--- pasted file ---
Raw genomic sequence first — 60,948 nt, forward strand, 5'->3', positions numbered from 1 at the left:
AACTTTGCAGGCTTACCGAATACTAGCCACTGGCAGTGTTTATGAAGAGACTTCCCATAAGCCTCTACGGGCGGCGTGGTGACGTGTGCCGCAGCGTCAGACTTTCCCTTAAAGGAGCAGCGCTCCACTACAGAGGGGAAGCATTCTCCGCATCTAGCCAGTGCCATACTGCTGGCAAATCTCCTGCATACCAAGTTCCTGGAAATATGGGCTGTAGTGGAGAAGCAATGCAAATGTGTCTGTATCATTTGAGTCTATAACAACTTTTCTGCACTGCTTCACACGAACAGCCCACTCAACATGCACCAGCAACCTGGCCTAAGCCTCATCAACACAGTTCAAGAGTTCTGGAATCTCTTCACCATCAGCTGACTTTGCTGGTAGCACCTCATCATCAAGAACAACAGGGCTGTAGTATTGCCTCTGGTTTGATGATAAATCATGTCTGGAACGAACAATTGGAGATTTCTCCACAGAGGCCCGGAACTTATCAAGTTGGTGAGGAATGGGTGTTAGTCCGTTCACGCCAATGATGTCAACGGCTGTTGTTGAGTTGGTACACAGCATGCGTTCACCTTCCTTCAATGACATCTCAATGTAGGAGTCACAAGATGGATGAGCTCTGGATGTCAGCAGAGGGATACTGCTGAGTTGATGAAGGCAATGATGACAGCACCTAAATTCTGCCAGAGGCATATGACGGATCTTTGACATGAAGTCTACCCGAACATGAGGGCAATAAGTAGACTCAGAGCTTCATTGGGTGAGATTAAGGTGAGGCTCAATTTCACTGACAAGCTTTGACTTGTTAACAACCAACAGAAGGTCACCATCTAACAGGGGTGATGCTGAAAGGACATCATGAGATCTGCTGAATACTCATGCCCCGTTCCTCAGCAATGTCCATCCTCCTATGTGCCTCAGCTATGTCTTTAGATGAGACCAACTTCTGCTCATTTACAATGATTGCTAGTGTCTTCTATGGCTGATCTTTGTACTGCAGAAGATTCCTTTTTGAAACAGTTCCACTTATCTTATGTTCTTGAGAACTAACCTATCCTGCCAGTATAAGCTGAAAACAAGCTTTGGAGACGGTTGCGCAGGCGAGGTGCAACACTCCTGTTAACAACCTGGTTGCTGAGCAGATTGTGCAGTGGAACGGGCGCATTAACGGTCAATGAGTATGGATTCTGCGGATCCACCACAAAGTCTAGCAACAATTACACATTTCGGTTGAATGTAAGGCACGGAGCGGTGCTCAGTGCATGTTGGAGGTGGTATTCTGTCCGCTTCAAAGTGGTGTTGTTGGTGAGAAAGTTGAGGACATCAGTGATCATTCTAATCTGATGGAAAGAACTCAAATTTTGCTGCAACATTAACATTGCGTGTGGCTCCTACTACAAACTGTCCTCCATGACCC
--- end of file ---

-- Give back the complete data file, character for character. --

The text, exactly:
Raw genomic sequence first — 60,948 nt, forward strand, 5'->3', positions numbered from 1 at the left:
AACTTTGCAGGCTTACCGAATACTAGCCACTGGCAGTGTTTATGAAGAGACTTCCCATAAGCCTCTACGGGCGGCGTGGTGACGTGTGCCGCAGCGTCAGACTTTCCCTTAAAGGAGCAGCGCTCCACTACAGAGGGGAAGCATTCTCCGCATCTAGCCAGTGCCATACTGCTGGCAAATCTCCTGCATACCAAGTTCCTGGAAATATGGGCTGTAGTGGAGAAGCAATGCAAATGTGTCTGTATCATTTGAGTCTATAACAACTTTTCTGCACTGCTTCACACGAACAGCCCACTCAACATGCACCAGCAACCTGGCCTAAGCCTCATCAACACAGTTCAAGAGTTCTGGAATCTCTTCACCATCAGCTGACTTTGCTGGTAGCACCTCATCATCAAGAACAACAGGGCTGTAGTATTGCCTCTGGTTTGATGATAAATCATGTCTGGAACGAACAATTGGAGATTTCTCCACAGAGGCCCGGAACTTATCAAGTTGGTGAGGAATGGGTGTTAGTCCGTTCACGCCAATGATGTCAACGGCTGTTGTTGAGTTGGTACACAGCATGCGTTCACCTTCCTTCAATGACATCTCAATGTAGGAGTCACAAGATGGATGAGCTCTGGATGTCAGCAGAGGGATACTGCTGAGTTGATGAAGGCAATGATGACAGCACCTAAATTCTGCCAGAGGCATATGACGGATCTTTGACATGAAGTCTACCCGAACATGAGGGCAATAAGTAGACTCAGAGCTTCATTGGGTGAGATTAAGGTGAGGCTCAATTTCACTGACAAGCTTTGACTTGTTAACAACCAACAGAAGGTCACCATCTAACAGGGGTGATGCTGAAAGGACATCATGAGATCTGCTGAATACTCATGCCCCGTTCCTCAGCAATGTCCATCCTCCTATGTGCCTCAGCTATGTCTTTAGATGAGACCAACTTCTGCTCATTTACAATGATTGCTAGTGTCTTCTATGGCTGATCTTTGTACTGCAGAAGATTCCTTTTTGAAACAGTTCCACTTATCTTATGTTCTTGAGAACTAACCTATCCTGCCAGTATAAGCTGAAAACAAGCTTTGGAGACGGTTGCGCAGGCGAGGTGCAACACTCCTGTTAACAACCTGGTTGCTGAGCAGATTGTGCAGTGGAACGGGCGCATTAACGGTCAATGAGTATGGATTCTGCGGATCCACCACAAAGTCTAGCAACAATTACACATTTCGGTTGAATGTAAGGCACGGAGCGGTGCTCAGTGCATGTTGGAGGTGGTATTCTGTCCGCTTCAAAGTGGTGTTGTTGGTGAGAAAGTTGAGGACATCAGTGATCATTCTAATCTGATGGAAAGAACTCAAATTTTGCTGCAACATTAACATTGCGTGTGGCTCCTACTACAAACTGTCCTCCATGACCC